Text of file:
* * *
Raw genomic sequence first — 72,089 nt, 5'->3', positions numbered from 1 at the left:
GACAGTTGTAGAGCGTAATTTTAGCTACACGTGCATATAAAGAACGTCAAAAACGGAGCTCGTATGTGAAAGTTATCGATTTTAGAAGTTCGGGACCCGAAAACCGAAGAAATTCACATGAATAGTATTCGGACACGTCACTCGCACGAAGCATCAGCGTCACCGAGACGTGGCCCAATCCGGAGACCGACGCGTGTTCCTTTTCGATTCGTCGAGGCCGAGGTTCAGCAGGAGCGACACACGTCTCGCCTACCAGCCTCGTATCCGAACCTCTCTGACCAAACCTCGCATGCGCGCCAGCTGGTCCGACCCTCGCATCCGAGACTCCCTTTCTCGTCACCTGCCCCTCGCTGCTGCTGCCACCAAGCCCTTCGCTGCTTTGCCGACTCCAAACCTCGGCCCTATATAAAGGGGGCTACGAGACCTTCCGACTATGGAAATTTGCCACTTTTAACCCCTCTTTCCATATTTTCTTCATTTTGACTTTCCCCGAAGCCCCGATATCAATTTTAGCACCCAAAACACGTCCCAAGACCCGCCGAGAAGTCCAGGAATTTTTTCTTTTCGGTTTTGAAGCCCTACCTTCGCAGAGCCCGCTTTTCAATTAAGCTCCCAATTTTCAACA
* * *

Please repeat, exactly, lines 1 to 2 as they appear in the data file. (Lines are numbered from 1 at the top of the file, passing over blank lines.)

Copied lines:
Raw genomic sequence first — 72,089 nt, 5'->3', positions numbered from 1 at the left:
GACAGTTGTAGAGCGTAATTTTAGCTACACGTGCATATAAAGAACGTCAAAAACGGAGCTCGTATGTGAAAGTTATCGATTTTAGAAGTTCGGGACCCGAAAACCGAAGAAATTCACATGAATAGTATTCGGACACGTCACTCGCACGAAGCATCAGCGTCACCGAGACGTGGCCCAATCCGGAGACCGACGCGTGTTCCTTTTCGATTCGTCGAGGCCGAGGTTCAGCAGGAGCGACACACGTCTCGCCTACCAGCCTCGTATCCGAACCTCTCTGACCAAACCTCGCATGCGCGCCAGCTGGTCCGACCCTCGCATCCGAGACTCCCTTTCTCGTCACCTGCCCCTCGCTGCTGCTGCCACCAAGCCCTTCGCTGCTTTGCCGACTCCAAACCTCGGCCCTATATAAAGGGGGCTACGAGACCTTCCGACTATGGAAATTTGCCACTTTTAACCCCTCTTTCCATATTTTCTTCATTTTGACTTTCCCCGAAGCCCCGATATCAATTTTAGCACCCAAAACACGTCCCAAGACCCGCCGAGAAGTCCAGGAATTTTTTCTTTTCGGTTTTGAAGCCCTACCTTCGCAGAGCCCGCTTTTCAATTAAGCTCCCAATTTTCAACA